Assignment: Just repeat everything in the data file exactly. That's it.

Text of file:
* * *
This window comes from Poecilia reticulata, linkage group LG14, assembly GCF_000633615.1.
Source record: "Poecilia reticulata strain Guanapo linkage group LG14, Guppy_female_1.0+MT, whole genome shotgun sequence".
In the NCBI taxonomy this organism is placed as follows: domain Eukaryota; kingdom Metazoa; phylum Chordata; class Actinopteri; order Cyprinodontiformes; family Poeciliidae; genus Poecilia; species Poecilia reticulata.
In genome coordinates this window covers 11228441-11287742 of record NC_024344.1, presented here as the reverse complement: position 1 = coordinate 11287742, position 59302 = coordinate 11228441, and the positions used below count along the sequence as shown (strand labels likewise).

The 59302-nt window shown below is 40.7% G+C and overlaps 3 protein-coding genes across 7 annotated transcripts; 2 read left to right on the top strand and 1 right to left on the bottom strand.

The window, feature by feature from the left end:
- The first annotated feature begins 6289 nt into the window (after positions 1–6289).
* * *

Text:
This window comes from Poecilia reticulata, linkage group LG14, assembly GCF_000633615.1.
Source record: "Poecilia reticulata strain Guanapo linkage group LG14, Guppy_female_1.0+MT, whole genome shotgun sequence".
In the NCBI taxonomy this organism is placed as follows: domain Eukaryota; kingdom Metazoa; phylum Chordata; class Actinopteri; order Cyprinodontiformes; family Poeciliidae; genus Poecilia; species Poecilia reticulata.
In genome coordinates this window covers 11228441-11287742 of record NC_024344.1, presented here as the reverse complement: position 1 = coordinate 11287742, position 59302 = coordinate 11228441, and the positions used below count along the sequence as shown (strand labels likewise).

The 59302-nt window shown below is 40.7% G+C and overlaps 3 protein-coding genes across 7 annotated transcripts; 2 read left to right on the top strand and 1 right to left on the bottom strand.

The window, feature by feature from the left end:
- The first annotated feature begins 6289 nt into the window (after positions 1–6289).